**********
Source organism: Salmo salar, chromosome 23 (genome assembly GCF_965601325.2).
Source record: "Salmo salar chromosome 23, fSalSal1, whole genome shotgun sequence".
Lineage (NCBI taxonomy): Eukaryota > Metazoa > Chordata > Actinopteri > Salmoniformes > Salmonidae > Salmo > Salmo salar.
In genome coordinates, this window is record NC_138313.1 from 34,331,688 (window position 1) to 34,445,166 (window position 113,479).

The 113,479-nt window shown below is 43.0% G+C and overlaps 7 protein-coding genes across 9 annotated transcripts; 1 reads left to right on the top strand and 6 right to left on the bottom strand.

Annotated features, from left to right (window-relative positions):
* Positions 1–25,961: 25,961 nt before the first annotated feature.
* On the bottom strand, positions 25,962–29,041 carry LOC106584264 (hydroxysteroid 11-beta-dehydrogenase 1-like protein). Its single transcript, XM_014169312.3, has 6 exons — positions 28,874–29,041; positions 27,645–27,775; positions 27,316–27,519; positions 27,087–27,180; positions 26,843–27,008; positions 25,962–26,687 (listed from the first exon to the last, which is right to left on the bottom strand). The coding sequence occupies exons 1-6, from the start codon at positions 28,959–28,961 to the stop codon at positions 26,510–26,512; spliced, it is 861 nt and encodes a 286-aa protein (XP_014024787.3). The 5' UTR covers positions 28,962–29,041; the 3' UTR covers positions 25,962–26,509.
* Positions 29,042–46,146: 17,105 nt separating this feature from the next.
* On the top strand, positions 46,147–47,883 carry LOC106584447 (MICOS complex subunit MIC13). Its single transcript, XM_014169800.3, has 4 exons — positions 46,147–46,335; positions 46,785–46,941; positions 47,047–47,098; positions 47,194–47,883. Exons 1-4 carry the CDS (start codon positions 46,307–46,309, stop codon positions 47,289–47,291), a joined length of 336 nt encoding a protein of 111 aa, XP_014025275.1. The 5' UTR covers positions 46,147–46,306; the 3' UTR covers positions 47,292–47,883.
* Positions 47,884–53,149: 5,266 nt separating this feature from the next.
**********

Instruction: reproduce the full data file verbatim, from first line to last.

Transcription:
Source organism: Salmo salar, chromosome 23 (genome assembly GCF_965601325.2).
Source record: "Salmo salar chromosome 23, fSalSal1, whole genome shotgun sequence".
Lineage (NCBI taxonomy): Eukaryota > Metazoa > Chordata > Actinopteri > Salmoniformes > Salmonidae > Salmo > Salmo salar.
In genome coordinates, this window is record NC_138313.1 from 34,331,688 (window position 1) to 34,445,166 (window position 113,479).

The 113,479-nt window shown below is 43.0% G+C and overlaps 7 protein-coding genes across 9 annotated transcripts; 1 reads left to right on the top strand and 6 right to left on the bottom strand.

Annotated features, from left to right (window-relative positions):
* Positions 1–25,961: 25,961 nt before the first annotated feature.
* On the bottom strand, positions 25,962–29,041 carry LOC106584264 (hydroxysteroid 11-beta-dehydrogenase 1-like protein). Its single transcript, XM_014169312.3, has 6 exons — positions 28,874–29,041; positions 27,645–27,775; positions 27,316–27,519; positions 27,087–27,180; positions 26,843–27,008; positions 25,962–26,687 (listed from the first exon to the last, which is right to left on the bottom strand). The coding sequence occupies exons 1-6, from the start codon at positions 28,959–28,961 to the stop codon at positions 26,510–26,512; spliced, it is 861 nt and encodes a 286-aa protein (XP_014024787.3). The 5' UTR covers positions 28,962–29,041; the 3' UTR covers positions 25,962–26,509.
* Positions 29,042–46,146: 17,105 nt separating this feature from the next.
* On the top strand, positions 46,147–47,883 carry LOC106584447 (MICOS complex subunit MIC13). Its single transcript, XM_014169800.3, has 4 exons — positions 46,147–46,335; positions 46,785–46,941; positions 47,047–47,098; positions 47,194–47,883. Exons 1-4 carry the CDS (start codon positions 46,307–46,309, stop codon positions 47,289–47,291), a joined length of 336 nt encoding a protein of 111 aa, XP_014025275.1. The 5' UTR covers positions 46,147–46,306; the 3' UTR covers positions 47,292–47,883.
* Positions 47,884–53,149: 5,266 nt separating this feature from the next.